Jimmy V’s is a place to call home

April 19, 2022, 11:04 p.m.

A breakfast sandwich with ham and cheddar on a ciabatta roll. 

That’s what seven-time Olympic gold medalist Katie Ledecky ordered at Jimmy V’s Sports Cafe every day when she trained for the 2020 Tokyo Olympics. 

The cafe, affectionately known as Jimmy V’s, is Stanford’s sports-themed campus eatery and a linchpin of Stanford athletics. Located on Campus Drive in the Arrillaga Family Sports Center, it has served as a gathering spot for the athletics community since 1999.

Jimmy V’s is involved in every stage of the student-athlete lifecycle, from an athlete’s recruiting visit to their graduation. Natalie Bond, a senior on the women’s lacrosse team, recalls her first memory of Jimmy V’s during her official visit as a high school senior. 

“I remember feeling like I was in my little diner back home,” said Bond, who is from Westfield, N.J. “From the instant I walked in, Jimmy V’s felt familiar and comfortable.” 

Athletic memorabilia adorn Jimmy V’s walls, which are painted gray with cardinal accents that match the red pleather upholstery on its dining chairs. Football helmets from each school in the PAC-12 conference rest on floating shelves above the soda fountain. Two neon signs give the cafe a retro feel — one says “Stanford Athletics, Home of Champions,” the other says “Taqueria” with a baseball player mid-swing. Eighteen framed and autographed jerseys of former Stanford athletes decorate the back hallway. Candice Wiggins inscribed on her jersey in Sharpie: “To Jimmy — epic food, epic smoothies, epic times. You rock!”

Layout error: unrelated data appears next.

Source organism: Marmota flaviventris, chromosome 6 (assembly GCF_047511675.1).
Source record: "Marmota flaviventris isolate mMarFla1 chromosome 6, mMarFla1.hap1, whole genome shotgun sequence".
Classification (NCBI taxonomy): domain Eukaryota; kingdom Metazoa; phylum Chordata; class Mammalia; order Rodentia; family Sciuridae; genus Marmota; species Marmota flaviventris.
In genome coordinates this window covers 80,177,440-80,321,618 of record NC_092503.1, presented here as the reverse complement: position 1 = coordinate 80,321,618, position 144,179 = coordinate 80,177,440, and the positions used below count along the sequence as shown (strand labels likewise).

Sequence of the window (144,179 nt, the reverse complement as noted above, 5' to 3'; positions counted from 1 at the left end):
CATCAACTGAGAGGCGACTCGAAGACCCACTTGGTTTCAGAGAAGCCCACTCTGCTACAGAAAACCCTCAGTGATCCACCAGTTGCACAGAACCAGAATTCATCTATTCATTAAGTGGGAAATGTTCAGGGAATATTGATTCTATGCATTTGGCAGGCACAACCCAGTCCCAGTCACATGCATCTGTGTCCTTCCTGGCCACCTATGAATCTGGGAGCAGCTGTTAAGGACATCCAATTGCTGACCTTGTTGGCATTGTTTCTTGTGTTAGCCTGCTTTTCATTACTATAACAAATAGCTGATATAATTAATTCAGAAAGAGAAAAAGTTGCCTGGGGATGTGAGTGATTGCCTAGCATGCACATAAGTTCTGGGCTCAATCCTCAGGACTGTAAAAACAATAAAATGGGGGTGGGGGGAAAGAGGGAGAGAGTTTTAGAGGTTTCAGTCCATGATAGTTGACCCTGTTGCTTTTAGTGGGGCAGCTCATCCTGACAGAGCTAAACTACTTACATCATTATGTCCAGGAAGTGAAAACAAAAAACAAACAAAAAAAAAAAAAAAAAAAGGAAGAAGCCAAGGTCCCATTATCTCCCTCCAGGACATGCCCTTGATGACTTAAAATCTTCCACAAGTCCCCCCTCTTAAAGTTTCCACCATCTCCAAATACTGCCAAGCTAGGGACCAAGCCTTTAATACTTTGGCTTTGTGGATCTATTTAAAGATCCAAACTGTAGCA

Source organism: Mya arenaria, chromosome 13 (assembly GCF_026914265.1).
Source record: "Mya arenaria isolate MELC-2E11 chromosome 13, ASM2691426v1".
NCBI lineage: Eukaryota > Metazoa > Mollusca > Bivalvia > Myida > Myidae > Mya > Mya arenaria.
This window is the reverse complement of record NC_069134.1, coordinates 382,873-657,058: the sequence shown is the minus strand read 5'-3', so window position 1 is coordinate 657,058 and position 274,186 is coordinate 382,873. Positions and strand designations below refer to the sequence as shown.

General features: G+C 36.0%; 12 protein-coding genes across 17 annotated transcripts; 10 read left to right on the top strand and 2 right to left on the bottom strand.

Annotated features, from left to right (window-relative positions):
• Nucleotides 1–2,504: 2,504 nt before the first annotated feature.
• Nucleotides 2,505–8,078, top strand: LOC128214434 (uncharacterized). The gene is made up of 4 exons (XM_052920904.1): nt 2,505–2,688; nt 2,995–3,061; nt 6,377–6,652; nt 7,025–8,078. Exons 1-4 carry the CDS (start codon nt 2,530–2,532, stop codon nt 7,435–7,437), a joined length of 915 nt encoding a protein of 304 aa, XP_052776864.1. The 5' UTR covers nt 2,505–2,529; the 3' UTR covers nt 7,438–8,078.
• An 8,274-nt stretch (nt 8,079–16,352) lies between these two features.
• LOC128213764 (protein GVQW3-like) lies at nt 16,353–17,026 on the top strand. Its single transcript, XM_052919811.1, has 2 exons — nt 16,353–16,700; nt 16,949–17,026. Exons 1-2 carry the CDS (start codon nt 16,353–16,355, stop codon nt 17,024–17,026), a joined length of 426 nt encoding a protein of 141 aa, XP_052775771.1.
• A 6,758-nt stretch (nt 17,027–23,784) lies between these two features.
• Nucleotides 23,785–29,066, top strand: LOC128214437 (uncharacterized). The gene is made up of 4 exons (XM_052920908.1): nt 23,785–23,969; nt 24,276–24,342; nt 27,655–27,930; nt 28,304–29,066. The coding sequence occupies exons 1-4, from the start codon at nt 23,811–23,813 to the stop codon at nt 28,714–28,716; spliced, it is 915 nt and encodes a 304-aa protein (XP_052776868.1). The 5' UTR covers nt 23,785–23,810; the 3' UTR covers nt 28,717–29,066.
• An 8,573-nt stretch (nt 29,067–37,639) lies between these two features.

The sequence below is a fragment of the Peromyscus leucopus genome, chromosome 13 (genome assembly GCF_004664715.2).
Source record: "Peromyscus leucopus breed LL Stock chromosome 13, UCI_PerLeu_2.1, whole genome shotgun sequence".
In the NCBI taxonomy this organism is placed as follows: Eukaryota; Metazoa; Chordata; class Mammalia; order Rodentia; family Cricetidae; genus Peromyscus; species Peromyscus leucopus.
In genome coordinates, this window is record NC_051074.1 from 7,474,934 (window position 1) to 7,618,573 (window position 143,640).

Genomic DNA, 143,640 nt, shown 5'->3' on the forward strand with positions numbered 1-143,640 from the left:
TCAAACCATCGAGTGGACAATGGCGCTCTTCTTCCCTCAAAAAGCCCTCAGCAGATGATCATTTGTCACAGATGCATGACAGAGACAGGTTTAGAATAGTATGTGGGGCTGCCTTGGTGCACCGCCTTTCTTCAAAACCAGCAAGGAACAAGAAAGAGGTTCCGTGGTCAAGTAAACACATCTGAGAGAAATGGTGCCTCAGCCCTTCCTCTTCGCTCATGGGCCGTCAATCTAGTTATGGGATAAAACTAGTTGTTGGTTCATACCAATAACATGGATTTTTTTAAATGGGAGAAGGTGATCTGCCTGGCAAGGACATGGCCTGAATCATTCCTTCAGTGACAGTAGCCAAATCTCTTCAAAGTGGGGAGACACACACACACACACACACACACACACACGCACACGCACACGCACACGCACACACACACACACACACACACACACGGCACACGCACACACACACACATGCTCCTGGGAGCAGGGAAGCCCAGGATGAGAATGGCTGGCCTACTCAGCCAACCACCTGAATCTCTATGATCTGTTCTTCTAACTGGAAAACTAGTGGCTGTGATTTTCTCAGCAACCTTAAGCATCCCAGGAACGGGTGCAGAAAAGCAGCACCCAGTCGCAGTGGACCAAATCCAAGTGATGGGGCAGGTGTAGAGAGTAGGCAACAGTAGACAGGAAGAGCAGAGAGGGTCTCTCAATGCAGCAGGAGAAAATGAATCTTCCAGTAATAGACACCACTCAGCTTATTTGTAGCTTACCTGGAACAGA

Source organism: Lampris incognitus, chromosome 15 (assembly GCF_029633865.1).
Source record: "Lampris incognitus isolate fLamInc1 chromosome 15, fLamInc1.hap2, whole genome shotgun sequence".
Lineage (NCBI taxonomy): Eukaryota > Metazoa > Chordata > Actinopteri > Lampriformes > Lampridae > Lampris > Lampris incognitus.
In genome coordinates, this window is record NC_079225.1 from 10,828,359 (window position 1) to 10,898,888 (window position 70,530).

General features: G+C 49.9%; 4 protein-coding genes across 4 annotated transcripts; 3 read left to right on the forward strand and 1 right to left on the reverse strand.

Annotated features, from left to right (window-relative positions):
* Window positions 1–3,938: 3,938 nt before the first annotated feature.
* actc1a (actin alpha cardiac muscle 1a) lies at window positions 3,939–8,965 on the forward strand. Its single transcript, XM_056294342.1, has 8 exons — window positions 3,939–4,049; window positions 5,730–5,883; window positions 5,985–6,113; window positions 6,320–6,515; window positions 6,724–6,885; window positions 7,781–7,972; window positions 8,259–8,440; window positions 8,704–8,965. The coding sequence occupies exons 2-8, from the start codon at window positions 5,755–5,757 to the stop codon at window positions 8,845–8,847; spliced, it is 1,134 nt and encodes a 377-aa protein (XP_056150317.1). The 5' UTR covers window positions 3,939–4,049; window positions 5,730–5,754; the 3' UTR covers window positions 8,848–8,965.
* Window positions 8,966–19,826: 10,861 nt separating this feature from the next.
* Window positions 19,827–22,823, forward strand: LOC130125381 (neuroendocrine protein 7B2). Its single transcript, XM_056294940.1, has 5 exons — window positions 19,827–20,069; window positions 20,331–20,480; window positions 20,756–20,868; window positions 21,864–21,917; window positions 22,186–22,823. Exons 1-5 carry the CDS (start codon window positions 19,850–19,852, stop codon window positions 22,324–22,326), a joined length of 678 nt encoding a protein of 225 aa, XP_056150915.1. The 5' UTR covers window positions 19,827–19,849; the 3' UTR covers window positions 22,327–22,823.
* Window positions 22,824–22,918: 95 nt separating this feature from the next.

“Jimmy V’s is a place of stability,” said Louis Stenmark, a former member of the men’s track and field team who frequented the cafe every day as a sophomore. “I’ve eaten so many meals there to fuel up before or after practice.” 

As a dependable spot for a hearty meal, Jimmy V’s has a star-studded clientele, including Ledecky and other notable current and former members of Stanford Athletics.

Kevin Santia, managing partner of Jimmy V’s, knows each of their orders by heart. 

“I have a weird thing for remembering people’s orders,” Santia says. Santia, 55, is recognizable by his soul patch and the rectangular glasses he wears when preparing orders or working on his computer. When he’s talking to customers, his glasses rest atop his buzzed hairline. 

Santia can rattle off his customers’ usuals like a second grader recites times tables. The NBA’s Lopez twins always got double cheeseburgers. Head football coach David Shaw loves his bacon cooked soft and chewy (“bendy, he calls it.”) Athletic director Bernard Muir’s order is a Hawaiian roll breakfast sandwich with just chicken and cheese, because he doesn’t eat eggs. The men’s soccer team “goes crazy for chicken parmesan.” 

Santia honors some of his most loyal customers by adding their usual order to the menu. Nneka Ogwumike’s eponymous sandwich, for example, is the Nneka-Nator: chicken breast, Swiss cheese, bacon and buffalo sauce on a ciabatta roll with a side of ranch. 

Student-athletes don’t just dine at Jimmy V’s; they work there. When they were in school, World Cup champion soccer player Kelley O’Hara and Olympic diver Cassidy Krug worked the counter and took orders during the lunch rush. 

Typically, though, Santia is behind the counter. At any given time, he can be found ringing up customers, bussing tables or working from his office: a table in the cafe that he has co-opted as his desk. Santia arrives at work at 5:30 a.m. every day, often running into the soccer team heading to morning practice — they exchange sleepy “hellos” when they cross paths.